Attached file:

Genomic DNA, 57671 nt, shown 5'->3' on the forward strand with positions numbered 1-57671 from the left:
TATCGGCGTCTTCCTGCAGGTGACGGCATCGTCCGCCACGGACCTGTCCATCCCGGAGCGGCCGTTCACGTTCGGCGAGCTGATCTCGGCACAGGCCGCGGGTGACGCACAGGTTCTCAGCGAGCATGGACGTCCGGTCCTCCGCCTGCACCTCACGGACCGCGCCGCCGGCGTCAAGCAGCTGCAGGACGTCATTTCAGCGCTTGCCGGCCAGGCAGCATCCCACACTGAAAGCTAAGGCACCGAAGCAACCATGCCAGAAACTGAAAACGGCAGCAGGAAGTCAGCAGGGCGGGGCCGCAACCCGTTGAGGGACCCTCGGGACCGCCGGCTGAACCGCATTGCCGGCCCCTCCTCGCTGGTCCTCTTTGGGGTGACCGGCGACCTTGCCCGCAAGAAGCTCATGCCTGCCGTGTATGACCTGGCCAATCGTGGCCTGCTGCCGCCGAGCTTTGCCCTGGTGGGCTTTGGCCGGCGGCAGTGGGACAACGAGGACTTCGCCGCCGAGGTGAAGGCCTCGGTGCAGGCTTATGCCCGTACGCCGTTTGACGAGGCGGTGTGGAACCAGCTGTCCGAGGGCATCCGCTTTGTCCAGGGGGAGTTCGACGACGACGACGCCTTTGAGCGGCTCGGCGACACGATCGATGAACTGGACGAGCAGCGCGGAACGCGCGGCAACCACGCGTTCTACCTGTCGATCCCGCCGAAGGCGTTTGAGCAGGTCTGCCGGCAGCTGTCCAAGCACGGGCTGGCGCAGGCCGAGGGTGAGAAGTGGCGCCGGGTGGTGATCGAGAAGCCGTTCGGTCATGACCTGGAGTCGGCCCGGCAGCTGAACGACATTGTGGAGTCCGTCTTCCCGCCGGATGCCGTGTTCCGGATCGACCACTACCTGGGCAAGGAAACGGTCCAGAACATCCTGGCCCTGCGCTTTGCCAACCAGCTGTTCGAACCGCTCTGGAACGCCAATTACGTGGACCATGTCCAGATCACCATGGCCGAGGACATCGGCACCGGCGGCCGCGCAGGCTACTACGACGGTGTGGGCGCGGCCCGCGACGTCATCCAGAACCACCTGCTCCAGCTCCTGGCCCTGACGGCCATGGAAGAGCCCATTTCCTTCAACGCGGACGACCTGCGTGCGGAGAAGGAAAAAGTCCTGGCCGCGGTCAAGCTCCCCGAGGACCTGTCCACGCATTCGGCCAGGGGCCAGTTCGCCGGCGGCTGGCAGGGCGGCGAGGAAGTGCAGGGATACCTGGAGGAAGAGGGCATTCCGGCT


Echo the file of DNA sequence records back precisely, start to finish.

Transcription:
Genomic DNA, 57671 nt, shown 5'->3' on the forward strand with positions numbered 1-57671 from the left:
TATCGGCGTCTTCCTGCAGGTGACGGCATCGTCCGCCACGGACCTGTCCATCCCGGAGCGGCCGTTCACGTTCGGCGAGCTGATCTCGGCACAGGCCGCGGGTGACGCACAGGTTCTCAGCGAGCATGGACGTCCGGTCCTCCGCCTGCACCTCACGGACCGCGCCGCCGGCGTCAAGCAGCTGCAGGACGTCATTTCAGCGCTTGCCGGCCAGGCAGCATCCCACACTGAAAGCTAAGGCACCGAAGCAACCATGCCAGAAACTGAAAACGGCAGCAGGAAGTCAGCAGGGCGGGGCCGCAACCCGTTGAGGGACCCTCGGGACCGCCGGCTGAACCGCATTGCCGGCCCCTCCTCGCTGGTCCTCTTTGGGGTGACCGGCGACCTTGCCCGCAAGAAGCTCATGCCTGCCGTGTATGACCTGGCCAATCGTGGCCTGCTGCCGCCGAGCTTTGCCCTGGTGGGCTTTGGCCGGCGGCAGTGGGACAACGAGGACTTCGCCGCCGAGGTGAAGGCCTCGGTGCAGGCTTATGCCCGTACGCCGTTTGACGAGGCGGTGTGGAACCAGCTGTCCGAGGGCATCCGCTTTGTCCAGGGGGAGTTCGACGACGACGACGCCTTTGAGCGGCTCGGCGACACGATCGATGAACTGGACGAGCAGCGCGGAACGCGCGGCAACCACGCGTTCTACCTGTCGATCCCGCCGAAGGCGTTTGAGCAGGTCTGCCGGCAGCTGTCCAAGCACGGGCTGGCGCAGGCCGAGGGTGAGAAGTGGCGCCGGGTGGTGATCGAGAAGCCGTTCGGTCATGACCTGGAGTCGGCCCGGCAGCTGAACGACATTGTGGAGTCCGTCTTCCCGCCGGATGCCGTGTTCCGGATCGACCACTACCTGGGCAAGGAAACGGTCCAGAACATCCTGGCCCTGCGCTTTGCCAACCAGCTGTTCGAACCGCTCTGGAACGCCAATTACGTGGACCATGTCCAGATCACCATGGCCGAGGACATCGGCACCGGCGGCCGCGCAGGCTACTACGACGGTGTGGGCGCGGCCCGCGACGTCATCCAGAACCACCTGCTCCAGCTCCTGGCCCTGACGGCCATGGAAGAGCCCATTTCCTTCAACGCGGACGACCTGCGTGCGGAGAAGGAAAAAGTCCTGGCCGCGGTCAAGCTCCCCGAGGACCTGTCCACGCATTCGGCCAGGGGCCAGTTCGCCGGCGGCTGGCAGGGCGGCGAGGAAGTGCAGGGATACCTGGAGGAAGAGGGCATTCCGGCT